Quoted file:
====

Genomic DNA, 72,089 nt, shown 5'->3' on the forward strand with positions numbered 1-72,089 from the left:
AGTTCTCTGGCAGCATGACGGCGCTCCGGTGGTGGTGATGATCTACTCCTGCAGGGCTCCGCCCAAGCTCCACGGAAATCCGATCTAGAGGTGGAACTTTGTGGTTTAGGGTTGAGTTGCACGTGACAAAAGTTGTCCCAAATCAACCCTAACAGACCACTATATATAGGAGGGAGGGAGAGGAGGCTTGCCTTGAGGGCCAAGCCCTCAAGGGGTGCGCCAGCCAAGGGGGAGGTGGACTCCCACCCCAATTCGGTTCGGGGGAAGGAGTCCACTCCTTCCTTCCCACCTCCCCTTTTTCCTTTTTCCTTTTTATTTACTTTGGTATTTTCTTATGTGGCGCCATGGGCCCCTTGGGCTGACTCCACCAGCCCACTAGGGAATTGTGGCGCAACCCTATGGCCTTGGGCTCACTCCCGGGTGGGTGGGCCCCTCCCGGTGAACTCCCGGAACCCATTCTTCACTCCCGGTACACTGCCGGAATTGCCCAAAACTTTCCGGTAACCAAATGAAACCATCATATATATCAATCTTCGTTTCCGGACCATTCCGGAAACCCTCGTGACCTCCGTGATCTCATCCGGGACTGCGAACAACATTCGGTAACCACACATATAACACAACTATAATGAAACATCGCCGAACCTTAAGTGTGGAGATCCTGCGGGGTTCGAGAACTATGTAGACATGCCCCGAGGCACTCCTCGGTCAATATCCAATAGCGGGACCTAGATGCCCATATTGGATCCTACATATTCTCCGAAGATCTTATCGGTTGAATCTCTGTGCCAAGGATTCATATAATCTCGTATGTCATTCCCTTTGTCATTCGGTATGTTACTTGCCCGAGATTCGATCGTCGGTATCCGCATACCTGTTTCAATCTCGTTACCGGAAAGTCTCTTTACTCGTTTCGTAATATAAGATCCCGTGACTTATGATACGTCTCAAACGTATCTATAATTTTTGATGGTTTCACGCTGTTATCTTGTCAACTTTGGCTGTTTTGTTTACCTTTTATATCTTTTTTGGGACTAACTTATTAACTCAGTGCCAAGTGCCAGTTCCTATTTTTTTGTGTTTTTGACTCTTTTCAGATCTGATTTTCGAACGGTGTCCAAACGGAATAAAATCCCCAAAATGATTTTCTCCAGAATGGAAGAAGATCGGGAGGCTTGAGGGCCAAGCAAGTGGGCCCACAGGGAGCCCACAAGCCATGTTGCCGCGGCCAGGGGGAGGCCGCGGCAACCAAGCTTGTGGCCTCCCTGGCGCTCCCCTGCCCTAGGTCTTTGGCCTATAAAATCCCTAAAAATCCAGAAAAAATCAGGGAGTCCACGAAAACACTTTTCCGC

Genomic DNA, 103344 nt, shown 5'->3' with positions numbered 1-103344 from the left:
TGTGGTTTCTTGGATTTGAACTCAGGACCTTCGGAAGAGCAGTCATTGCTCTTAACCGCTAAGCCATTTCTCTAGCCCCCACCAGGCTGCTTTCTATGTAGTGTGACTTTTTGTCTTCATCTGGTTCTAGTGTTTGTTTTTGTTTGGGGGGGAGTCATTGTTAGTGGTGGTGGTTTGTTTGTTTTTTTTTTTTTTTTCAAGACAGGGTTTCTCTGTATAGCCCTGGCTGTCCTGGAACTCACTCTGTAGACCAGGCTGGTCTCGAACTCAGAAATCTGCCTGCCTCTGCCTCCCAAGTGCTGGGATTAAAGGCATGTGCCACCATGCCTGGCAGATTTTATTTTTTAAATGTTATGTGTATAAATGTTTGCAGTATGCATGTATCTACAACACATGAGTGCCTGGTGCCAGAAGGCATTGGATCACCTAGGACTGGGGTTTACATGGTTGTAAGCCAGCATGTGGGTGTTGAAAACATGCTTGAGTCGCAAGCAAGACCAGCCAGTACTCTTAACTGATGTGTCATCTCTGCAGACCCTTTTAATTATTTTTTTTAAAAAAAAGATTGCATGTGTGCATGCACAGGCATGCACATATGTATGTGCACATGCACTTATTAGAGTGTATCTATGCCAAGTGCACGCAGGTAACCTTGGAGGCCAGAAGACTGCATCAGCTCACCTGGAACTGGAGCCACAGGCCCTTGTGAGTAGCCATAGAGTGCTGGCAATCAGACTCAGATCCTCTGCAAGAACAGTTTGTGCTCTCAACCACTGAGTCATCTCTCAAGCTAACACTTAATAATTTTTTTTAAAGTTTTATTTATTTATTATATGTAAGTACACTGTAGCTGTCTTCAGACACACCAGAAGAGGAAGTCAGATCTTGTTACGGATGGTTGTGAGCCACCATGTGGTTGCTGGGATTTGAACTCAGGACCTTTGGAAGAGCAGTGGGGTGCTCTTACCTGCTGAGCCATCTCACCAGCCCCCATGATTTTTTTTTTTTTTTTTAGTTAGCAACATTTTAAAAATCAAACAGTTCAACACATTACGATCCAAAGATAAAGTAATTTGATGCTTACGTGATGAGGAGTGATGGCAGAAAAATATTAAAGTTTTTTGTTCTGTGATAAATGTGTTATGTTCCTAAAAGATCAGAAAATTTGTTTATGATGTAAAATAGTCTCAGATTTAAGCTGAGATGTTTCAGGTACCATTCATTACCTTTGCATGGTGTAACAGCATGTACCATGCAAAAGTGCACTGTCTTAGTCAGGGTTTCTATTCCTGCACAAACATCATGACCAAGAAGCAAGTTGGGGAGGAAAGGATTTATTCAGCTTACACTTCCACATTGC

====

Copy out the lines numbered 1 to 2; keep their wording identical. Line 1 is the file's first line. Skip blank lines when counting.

Genomic DNA, 72,089 nt, shown 5'->3' on the forward strand with positions numbered 1-72,089 from the left:
AGTTCTCTGGCAGCATGACGGCGCTCCGGTGGTGGTGATGATCTACTCCTGCAGGGCTCCGCCCAAGCTCCACGGAAATCCGATCTAGAGGTGGAACTTTGTGGTTTAGGGTTGAGTTGCACGTGACAAAAGTTGTCCCAAATCAACCCTAACAGACCACTATATATAGGAGGGAGGGAGAGGAGGCTTGCCTTGAGGGCCAAGCCCTCAAGGGGTGCGCCAGCCAAGGGGGAGGTGGACTCCCACCCCAATTCGGTTCGGGGGAAGGAGTCCACTCCTTCCTTCCCACCTCCCCTTTTTCCTTTTTCCTTTTTATTTACTTTGGTATTTTCTTATGTGGCGCCATGGGCCCCTTGGGCTGACTCCACCAGCCCACTAGGGAATTGTGGCGCAACCCTATGGCCTTGGGCTCACTCCCGGGTGGGTGGGCCCCTCCCGGTGAACTCCCGGAACCCATTCTTCACTCCCGGTACACTGCCGGAATTGCCCAAAACTTTCCGGTAACCAAATGAAACCATCATATATATCAATCTTCGTTTCCGGACCATTCCGGAAACCCTCGTGACCTCCGTGATCTCATCCGGGACTGCGAACAACATTCGGTAACCACACATATAACACAACTATAATGAAACATCGCCGAACCTTAAGTGTGGAGATCCTGCGGGGTTCGAGAACTATGTAGACATGCCCCGAGGCACTCCTCGGTCAATATCCAATAGCGGGACCTAGATGCCCATATTGGATCCTACATATTCTCCGAAGATCTTATCGGTTGAATCTCTGTGCCAAGGATTCATATAATCTCGTATGTCATTCCCTTTGTCATTCGGTATGTTACTTGCCCGAGATTCGATCGTCGGTATCCGCATACCTGTTTCAATCTCGTTACCGGAAAGTCTCTTTACTCGTTTCGTAATATAAGATCCCGTGACTTATGATACGTCTCAAACGTATCTATAATTTTTGATGGTTTCACGCTGTTATCTTGTCAACTTTGGCTGTTTTGTTTACCTTTTATATCTTTTTTGGGACTAACTTATTAACTCAGTGCCAAGTGCCAGTTCCTATTTTTTTGTGTTTTTGACTCTTTTCAGATCTGATTTTCGAACGGTGTCCAAACGGAATAAAATCCCCAAAATGATTTTCTCCAGAATGGAAGAAGATCGGGAGGCTTGAGGGCCAAGCAAGTGGGCCCACAGGGAGCCCACAAGCCATGTTGCCGCGGCCAGGGGGAGGCCGCGGCAACCAAGCTTGTGGCCTCCCTGGCGCTCCCCTGCCCTAGGTCTTTGGCCTATAAAATCCCTAAAAATCCAGAAAAAATCAGGGAGTCCACGAAAACACTTTTCCGC